Today they have dined at the J.W.Mariotte, at a party hosted by Madhumita’s agency.

I have stalked her enough online to know that she is a model who does cheap quality ads, is originally from Kolkatta; has a sprawling bungalow there, the balcony of which overlooks the Howrah bridge. Her father is a rich man who can sponsor his useless daughter’s trysts in the modelling industry. She stays in a posh flat in Lokhandwala, where now Anish has moved in, like a parasite. They own a Pomeranian dog called Snow, who seems to have better intelligence than her. She has a younger sister Anandita, who stays in Bangalore, studies Physiotherapy, and visits her sister once every month, and never leaves without taking cringeworthy pictures with her sister and Anish, my Anish, so that Madhumita can post them on her Instagram. I don’t know how, but she has more than 5K followers. Maybe the show off of long legs and curves has done the trick for her because if you ask me, she doesn’t seem to have any other talent than owning a good body.

I see the pictures, every pore of my body oozing with a mixture of anger and jealousy. Madhumita looks ravishing in a blood-red cocktail dress that perfectly brings out her hourglass figure. Her lipstick is a matching bloody red. She holds a glass of wine in one hand, and the other goes around Anish’s neck.


Anish is smiling at the camera, his smile reaching his eyes as they crinkle at the edges. He is wearing a navy-blue shirt that fits his perfectly toned body, and a crisp black trouser. He has lost oodles of weight and looks fitter than he looked when he was with me.

When he was with me!

The fact is, he was with me. We were going to make a life together. And he gave up all of that!

Tears cloud my eyes again as everything comes back rushing to me.

The resentment, the hurt, the frustration I have felt over these past months. These are not just tears of sadness. They are tears of anger too.

He left me, never looking back at me.


I am about to throw my mobile at the wall in anger. But I somehow control myself. My phone will smash. Nothing will happen to Anish or Madhumita.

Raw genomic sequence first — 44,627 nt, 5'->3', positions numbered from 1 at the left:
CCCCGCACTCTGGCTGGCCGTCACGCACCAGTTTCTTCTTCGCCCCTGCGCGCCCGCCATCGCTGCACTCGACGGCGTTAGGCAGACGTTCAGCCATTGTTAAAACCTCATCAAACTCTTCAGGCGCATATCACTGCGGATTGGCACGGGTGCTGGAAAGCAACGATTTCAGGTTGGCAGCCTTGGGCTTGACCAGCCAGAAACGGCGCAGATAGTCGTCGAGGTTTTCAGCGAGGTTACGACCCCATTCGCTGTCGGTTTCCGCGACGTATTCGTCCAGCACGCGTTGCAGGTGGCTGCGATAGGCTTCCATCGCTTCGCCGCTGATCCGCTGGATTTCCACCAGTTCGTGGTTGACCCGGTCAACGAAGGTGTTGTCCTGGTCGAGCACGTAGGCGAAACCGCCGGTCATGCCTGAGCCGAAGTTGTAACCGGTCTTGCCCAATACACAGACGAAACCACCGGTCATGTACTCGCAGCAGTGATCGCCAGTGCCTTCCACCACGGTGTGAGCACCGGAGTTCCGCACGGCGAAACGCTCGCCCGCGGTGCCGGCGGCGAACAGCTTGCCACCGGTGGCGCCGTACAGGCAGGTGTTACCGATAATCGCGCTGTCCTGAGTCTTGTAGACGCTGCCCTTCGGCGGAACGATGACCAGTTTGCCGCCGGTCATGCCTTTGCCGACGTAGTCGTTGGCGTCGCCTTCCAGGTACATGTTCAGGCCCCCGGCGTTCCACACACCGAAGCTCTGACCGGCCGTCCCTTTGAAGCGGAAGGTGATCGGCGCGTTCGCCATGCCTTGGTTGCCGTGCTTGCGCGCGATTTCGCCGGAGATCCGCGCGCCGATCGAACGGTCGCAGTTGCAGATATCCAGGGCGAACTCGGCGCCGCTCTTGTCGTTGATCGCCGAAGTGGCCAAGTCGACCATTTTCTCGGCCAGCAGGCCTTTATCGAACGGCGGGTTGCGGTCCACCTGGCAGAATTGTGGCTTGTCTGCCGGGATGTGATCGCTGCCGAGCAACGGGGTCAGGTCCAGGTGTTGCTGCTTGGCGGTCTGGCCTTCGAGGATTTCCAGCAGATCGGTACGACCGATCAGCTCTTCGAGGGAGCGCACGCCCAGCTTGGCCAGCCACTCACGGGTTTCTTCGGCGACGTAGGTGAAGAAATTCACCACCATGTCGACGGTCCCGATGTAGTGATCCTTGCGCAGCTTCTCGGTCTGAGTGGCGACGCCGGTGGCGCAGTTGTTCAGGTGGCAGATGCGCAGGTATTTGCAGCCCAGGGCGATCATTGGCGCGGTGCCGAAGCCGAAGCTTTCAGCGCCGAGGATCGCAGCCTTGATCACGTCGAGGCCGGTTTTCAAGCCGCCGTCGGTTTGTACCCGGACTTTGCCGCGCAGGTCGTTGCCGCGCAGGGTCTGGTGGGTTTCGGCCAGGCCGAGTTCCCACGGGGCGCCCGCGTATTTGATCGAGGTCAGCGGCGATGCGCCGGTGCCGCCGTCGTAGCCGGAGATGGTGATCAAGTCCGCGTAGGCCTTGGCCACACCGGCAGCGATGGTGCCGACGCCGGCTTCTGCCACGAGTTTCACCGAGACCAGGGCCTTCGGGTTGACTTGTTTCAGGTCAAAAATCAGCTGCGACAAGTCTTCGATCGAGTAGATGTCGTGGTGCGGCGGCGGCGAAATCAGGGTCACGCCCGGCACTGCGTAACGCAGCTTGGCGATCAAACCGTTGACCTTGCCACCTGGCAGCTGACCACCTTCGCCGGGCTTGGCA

I sit up. There is no way I can sleep now. Not after seeing those rosy pictures. Should I call Saloni? She told me I could call her anytime.

But it’s too late. I can’t disturb her like this.

I need to get a grip on myself.

I decide to see if Mayank is awake.

‘Hi. Are you awake?’ I type.

‘Hey. How are you?’ my brother replies back immediately.

‘Feeling low’ I reply.

‘What happened. Tell me’, he says.

‘The usual. Saw pictures of Anish’.

‘Di, please. You need to move on. He is a bastard. Just forget about him’.


‘I can’t’.

‘Unfriend him. Don’t check his social media’ he says.

As if I never thought of it. I have blocked him hundreds of times. On WhatsApp. On Facebook. And each time I have become so restless, wondering, what if he sent me a message and I missed it, that I have unblocked him again.

‘I can’t’ I say again. ‘Why did he leave me?’

‘Because you don’t deserve him. You are far too good. You are the best’, he says.

I know he is just saying all of this to make me feel better. But I do, in fact, feel slightly better.

‘Why are you awake so late?’ I ask him.

‘Chatting with Sapna’, he replies, adding a smiley.

Sapna is his childhood sweetheart, and this is a secret that only I know.

I smile.


‘Di, you are a good person. And time heals everything. Eventually, you will meet someone worth investing your emotions in. Wait for him,’ he says.

Finally, that night, I am able to sleep without popping a sleeping pill, albeit at 2 am.